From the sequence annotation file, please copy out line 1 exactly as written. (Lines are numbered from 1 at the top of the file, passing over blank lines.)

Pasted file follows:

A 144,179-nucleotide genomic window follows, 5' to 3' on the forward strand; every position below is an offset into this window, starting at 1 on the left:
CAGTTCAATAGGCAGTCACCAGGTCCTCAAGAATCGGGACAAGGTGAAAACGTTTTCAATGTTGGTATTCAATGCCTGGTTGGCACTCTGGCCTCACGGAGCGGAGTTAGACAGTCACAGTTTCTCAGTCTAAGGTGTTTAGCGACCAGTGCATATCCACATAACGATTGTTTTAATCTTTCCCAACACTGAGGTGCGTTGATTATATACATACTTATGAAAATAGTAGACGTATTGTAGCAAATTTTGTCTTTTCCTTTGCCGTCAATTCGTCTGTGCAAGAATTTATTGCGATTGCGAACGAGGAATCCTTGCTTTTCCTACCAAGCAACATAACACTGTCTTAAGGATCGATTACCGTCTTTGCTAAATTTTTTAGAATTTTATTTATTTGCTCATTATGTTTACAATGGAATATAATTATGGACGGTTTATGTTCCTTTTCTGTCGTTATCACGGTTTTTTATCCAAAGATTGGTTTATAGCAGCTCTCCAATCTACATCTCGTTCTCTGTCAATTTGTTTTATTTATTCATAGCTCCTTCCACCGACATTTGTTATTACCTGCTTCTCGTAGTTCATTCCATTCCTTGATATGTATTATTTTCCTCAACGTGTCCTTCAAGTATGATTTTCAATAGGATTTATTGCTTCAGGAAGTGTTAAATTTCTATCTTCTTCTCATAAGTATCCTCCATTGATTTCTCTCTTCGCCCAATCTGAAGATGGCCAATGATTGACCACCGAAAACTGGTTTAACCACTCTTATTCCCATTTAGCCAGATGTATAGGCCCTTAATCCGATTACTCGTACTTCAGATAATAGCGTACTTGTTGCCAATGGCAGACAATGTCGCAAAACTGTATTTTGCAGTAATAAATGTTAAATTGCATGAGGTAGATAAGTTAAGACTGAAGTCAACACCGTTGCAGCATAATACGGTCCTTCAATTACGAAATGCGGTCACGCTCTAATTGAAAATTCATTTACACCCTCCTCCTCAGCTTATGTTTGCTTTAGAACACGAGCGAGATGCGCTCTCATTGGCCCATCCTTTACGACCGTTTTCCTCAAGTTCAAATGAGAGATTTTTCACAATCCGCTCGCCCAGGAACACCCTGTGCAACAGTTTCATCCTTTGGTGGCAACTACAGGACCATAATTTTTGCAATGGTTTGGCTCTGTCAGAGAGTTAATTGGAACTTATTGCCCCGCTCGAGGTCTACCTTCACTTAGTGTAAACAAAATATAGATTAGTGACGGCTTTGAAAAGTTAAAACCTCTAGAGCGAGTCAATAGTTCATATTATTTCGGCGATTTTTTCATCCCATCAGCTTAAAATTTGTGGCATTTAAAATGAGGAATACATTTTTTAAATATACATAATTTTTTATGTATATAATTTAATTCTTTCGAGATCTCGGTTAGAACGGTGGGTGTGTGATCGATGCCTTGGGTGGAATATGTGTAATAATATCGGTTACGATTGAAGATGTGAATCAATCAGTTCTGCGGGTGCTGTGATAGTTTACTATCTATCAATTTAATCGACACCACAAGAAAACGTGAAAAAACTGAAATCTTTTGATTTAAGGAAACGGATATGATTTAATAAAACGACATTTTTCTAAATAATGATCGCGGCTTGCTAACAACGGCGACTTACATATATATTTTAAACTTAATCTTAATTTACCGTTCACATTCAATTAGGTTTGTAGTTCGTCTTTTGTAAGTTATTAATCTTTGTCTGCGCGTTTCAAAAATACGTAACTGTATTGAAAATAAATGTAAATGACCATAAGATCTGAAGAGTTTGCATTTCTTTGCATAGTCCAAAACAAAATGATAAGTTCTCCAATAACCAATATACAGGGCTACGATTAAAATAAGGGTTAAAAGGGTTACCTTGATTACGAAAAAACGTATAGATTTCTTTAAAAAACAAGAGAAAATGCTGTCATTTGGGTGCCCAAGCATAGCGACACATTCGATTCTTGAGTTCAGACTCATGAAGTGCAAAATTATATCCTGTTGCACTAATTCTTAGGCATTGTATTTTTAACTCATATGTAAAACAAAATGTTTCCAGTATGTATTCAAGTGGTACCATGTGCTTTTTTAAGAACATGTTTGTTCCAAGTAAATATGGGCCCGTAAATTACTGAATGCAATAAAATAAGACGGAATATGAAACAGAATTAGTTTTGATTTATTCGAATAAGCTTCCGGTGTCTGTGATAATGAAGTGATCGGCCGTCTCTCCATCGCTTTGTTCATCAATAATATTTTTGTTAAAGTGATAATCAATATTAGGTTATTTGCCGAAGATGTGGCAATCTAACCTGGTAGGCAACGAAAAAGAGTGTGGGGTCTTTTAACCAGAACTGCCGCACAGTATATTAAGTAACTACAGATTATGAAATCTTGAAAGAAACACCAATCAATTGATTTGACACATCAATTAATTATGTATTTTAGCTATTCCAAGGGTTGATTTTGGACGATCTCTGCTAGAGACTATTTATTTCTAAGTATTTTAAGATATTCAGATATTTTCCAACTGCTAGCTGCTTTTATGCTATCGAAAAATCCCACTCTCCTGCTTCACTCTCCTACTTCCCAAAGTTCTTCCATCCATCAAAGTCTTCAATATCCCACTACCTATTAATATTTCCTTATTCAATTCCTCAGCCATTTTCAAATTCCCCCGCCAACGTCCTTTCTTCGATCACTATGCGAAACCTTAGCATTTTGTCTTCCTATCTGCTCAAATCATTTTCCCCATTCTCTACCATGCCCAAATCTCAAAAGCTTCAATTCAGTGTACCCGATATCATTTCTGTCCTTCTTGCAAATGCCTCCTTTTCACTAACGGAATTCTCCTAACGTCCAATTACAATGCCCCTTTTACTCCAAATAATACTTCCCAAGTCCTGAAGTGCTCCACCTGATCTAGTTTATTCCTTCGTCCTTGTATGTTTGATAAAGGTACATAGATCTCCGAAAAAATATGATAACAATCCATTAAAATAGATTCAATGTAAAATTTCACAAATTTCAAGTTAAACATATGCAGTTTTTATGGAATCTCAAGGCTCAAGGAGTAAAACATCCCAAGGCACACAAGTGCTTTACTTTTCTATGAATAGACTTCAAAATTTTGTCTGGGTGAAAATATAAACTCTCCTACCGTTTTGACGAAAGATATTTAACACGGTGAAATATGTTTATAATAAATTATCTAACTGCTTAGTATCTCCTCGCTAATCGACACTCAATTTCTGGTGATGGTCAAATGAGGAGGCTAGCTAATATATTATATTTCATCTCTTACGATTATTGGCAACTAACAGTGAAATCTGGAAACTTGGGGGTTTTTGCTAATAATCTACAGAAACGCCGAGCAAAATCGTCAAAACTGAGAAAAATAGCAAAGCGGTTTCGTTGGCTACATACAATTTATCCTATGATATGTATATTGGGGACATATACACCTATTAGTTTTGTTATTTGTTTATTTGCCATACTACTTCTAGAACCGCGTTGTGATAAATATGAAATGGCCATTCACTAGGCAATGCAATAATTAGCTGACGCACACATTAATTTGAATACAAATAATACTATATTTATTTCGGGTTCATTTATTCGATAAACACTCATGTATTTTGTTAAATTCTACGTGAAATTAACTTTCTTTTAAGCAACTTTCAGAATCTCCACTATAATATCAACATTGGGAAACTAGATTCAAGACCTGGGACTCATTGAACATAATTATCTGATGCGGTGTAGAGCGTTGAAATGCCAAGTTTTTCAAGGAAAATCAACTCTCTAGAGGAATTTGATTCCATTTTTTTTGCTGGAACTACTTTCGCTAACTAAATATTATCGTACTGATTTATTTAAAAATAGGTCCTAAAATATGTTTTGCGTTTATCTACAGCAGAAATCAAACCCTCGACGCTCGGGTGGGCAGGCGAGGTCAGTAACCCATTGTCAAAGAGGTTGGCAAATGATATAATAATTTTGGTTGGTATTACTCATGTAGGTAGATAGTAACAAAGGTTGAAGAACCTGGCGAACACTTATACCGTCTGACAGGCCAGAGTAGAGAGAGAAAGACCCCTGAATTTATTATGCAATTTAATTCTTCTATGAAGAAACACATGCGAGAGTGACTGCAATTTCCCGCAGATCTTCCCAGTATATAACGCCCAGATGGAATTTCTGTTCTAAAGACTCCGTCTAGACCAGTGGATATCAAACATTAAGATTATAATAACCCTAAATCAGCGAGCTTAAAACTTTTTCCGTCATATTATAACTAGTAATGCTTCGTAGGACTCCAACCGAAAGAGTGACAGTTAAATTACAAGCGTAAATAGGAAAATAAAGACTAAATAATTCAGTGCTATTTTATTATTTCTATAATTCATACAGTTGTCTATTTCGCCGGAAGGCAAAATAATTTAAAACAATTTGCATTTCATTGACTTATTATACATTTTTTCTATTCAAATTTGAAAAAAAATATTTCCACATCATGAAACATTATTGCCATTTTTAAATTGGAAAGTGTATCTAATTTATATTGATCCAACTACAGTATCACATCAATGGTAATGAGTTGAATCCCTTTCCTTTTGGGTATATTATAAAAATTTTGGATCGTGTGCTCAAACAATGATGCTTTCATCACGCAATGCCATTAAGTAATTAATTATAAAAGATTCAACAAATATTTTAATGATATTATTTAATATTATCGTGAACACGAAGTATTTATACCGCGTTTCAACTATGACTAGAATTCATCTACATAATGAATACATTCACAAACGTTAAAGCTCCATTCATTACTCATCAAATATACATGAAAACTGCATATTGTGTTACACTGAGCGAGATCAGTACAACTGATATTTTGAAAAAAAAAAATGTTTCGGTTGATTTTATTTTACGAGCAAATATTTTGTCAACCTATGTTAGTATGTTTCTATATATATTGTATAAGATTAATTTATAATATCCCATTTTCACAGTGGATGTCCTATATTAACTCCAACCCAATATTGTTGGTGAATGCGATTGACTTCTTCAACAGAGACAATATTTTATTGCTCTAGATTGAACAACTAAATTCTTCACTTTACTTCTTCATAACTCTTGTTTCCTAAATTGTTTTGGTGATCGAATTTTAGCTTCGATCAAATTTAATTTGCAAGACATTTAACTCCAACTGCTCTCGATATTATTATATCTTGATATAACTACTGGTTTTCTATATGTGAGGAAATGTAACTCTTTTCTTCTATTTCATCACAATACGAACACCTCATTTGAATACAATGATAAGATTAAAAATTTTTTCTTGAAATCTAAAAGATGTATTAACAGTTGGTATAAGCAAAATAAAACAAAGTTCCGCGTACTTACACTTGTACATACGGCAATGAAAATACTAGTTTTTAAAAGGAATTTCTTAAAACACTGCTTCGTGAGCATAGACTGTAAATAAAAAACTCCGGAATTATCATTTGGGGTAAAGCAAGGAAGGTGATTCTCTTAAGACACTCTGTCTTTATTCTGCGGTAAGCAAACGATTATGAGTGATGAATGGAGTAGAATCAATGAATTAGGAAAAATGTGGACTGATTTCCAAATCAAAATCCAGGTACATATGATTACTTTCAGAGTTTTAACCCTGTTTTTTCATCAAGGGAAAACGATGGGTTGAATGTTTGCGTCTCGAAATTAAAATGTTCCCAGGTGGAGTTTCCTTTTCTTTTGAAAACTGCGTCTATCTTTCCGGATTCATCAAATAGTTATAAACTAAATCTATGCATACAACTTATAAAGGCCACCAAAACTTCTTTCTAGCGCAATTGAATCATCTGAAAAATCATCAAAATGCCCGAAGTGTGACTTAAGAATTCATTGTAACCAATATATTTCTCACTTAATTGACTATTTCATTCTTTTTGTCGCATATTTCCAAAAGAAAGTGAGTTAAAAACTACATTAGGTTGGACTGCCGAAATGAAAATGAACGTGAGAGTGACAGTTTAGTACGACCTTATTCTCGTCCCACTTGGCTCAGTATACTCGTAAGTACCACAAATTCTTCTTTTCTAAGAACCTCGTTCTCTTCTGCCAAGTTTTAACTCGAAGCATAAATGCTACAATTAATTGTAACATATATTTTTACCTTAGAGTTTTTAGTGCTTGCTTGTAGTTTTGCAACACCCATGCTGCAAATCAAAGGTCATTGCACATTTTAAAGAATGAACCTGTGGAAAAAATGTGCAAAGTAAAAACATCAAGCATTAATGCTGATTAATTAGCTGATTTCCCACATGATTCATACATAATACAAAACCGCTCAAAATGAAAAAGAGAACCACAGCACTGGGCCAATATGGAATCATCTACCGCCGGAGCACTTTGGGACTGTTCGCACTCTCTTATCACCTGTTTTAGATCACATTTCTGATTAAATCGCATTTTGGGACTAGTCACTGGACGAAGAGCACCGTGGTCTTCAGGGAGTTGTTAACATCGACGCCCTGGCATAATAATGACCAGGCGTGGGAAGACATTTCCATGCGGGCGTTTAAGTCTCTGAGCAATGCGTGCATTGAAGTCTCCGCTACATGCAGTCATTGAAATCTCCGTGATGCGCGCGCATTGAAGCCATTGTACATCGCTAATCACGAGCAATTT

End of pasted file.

A 144,179-nucleotide genomic window follows, 5' to 3' on the forward strand; every position below is an offset into this window, starting at 1 on the left: